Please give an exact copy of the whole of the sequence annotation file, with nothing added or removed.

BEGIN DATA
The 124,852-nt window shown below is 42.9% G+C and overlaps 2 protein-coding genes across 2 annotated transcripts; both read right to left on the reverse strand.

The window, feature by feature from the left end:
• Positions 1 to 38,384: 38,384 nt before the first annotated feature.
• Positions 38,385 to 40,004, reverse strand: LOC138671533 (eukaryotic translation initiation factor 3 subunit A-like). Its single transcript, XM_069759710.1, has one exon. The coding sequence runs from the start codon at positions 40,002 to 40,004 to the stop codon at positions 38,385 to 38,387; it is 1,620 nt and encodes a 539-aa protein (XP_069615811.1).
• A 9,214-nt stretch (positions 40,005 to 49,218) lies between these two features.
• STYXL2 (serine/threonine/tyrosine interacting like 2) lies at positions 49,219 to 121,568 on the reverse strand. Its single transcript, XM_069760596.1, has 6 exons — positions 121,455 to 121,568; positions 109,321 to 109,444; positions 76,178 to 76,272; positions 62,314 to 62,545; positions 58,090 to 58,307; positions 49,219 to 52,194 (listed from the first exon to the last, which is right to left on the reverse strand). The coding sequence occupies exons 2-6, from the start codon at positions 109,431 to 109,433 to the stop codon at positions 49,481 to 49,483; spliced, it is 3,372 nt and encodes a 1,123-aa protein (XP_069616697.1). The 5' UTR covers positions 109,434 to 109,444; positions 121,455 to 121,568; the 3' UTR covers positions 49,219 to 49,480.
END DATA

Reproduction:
The 124,852-nt window shown below is 42.9% G+C and overlaps 2 protein-coding genes across 2 annotated transcripts; both read right to left on the reverse strand.

The window, feature by feature from the left end:
• Positions 1 to 38,384: 38,384 nt before the first annotated feature.
• Positions 38,385 to 40,004, reverse strand: LOC138671533 (eukaryotic translation initiation factor 3 subunit A-like). Its single transcript, XM_069759710.1, has one exon. The coding sequence runs from the start codon at positions 40,002 to 40,004 to the stop codon at positions 38,385 to 38,387; it is 1,620 nt and encodes a 539-aa protein (XP_069615811.1).
• A 9,214-nt stretch (positions 40,005 to 49,218) lies between these two features.
• STYXL2 (serine/threonine/tyrosine interacting like 2) lies at positions 49,219 to 121,568 on the reverse strand. Its single transcript, XM_069760596.1, has 6 exons — positions 121,455 to 121,568; positions 109,321 to 109,444; positions 76,178 to 76,272; positions 62,314 to 62,545; positions 58,090 to 58,307; positions 49,219 to 52,194 (listed from the first exon to the last, which is right to left on the reverse strand). The coding sequence occupies exons 2-6, from the start codon at positions 109,431 to 109,433 to the stop codon at positions 49,481 to 49,483; spliced, it is 3,372 nt and encodes a 1,123-aa protein (XP_069616697.1). The 5' UTR covers positions 109,434 to 109,444; positions 121,455 to 121,568; the 3' UTR covers positions 49,219 to 49,480.